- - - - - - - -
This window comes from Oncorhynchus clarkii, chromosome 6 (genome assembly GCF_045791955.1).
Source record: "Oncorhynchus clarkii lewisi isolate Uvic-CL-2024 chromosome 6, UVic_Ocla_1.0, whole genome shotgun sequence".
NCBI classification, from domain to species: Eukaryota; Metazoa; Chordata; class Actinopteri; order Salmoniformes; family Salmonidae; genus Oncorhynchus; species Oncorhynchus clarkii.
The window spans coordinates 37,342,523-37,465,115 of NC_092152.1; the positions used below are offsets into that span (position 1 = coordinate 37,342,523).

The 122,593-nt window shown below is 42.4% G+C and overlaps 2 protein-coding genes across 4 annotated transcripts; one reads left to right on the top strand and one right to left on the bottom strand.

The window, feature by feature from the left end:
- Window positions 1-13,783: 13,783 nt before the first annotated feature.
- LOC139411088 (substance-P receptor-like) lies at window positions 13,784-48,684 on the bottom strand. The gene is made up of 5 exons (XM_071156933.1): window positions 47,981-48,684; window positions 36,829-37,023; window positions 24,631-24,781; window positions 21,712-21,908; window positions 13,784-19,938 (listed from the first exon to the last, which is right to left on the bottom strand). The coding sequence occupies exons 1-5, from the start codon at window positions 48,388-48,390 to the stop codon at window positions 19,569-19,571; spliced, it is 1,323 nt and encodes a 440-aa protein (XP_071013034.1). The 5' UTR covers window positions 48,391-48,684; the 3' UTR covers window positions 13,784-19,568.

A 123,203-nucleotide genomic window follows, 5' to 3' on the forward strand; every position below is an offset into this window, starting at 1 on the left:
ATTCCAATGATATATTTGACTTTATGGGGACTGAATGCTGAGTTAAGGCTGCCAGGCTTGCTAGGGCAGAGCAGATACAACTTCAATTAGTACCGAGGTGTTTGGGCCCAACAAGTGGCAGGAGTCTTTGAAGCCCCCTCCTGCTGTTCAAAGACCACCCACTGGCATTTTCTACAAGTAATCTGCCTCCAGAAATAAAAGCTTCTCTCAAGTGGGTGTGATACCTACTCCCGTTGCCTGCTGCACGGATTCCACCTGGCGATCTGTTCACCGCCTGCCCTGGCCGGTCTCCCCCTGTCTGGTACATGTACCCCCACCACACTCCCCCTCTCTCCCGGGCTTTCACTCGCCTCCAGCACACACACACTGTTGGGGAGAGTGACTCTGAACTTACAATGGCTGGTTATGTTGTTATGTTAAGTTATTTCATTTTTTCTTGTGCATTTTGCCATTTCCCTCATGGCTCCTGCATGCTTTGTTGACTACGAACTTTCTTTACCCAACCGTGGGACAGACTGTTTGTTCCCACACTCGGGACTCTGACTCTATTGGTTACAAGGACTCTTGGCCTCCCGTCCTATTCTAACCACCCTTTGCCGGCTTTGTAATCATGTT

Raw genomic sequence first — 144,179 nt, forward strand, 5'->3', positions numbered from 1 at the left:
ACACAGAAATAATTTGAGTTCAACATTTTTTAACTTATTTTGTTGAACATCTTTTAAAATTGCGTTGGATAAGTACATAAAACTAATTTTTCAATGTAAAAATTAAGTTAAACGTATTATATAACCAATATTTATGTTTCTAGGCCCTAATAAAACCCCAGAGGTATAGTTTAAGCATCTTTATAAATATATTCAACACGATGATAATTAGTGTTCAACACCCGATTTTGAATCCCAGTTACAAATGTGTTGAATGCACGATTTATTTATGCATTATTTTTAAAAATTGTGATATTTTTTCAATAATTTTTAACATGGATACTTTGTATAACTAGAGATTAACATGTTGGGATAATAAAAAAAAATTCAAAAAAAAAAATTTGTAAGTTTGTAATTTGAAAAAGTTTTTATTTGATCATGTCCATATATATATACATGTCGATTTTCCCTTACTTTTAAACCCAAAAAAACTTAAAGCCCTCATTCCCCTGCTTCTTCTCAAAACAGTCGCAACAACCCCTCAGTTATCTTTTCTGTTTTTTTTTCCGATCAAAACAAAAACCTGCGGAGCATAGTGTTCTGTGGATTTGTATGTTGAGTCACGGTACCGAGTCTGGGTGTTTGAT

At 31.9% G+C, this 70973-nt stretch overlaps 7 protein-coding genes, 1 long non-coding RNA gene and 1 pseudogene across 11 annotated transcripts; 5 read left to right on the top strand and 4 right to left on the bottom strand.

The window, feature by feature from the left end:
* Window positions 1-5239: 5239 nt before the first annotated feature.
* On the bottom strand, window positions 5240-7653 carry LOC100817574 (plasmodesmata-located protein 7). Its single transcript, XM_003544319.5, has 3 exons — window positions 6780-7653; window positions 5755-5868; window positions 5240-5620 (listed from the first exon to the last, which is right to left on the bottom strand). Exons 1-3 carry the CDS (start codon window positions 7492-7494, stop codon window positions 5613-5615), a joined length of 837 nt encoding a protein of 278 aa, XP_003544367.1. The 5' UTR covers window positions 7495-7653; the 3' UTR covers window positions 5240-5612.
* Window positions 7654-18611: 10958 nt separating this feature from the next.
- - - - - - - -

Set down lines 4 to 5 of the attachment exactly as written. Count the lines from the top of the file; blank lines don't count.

The window spans coordinates 37,342,523-37,465,115 of NC_092152.1; the positions used below are offsets into that span (position 1 = coordinate 37,342,523).

The 122,593-nt window shown below is 42.4% G+C and overlaps 2 protein-coding genes across 4 annotated transcripts; one reads left to right on the top strand and one right to left on the bottom strand.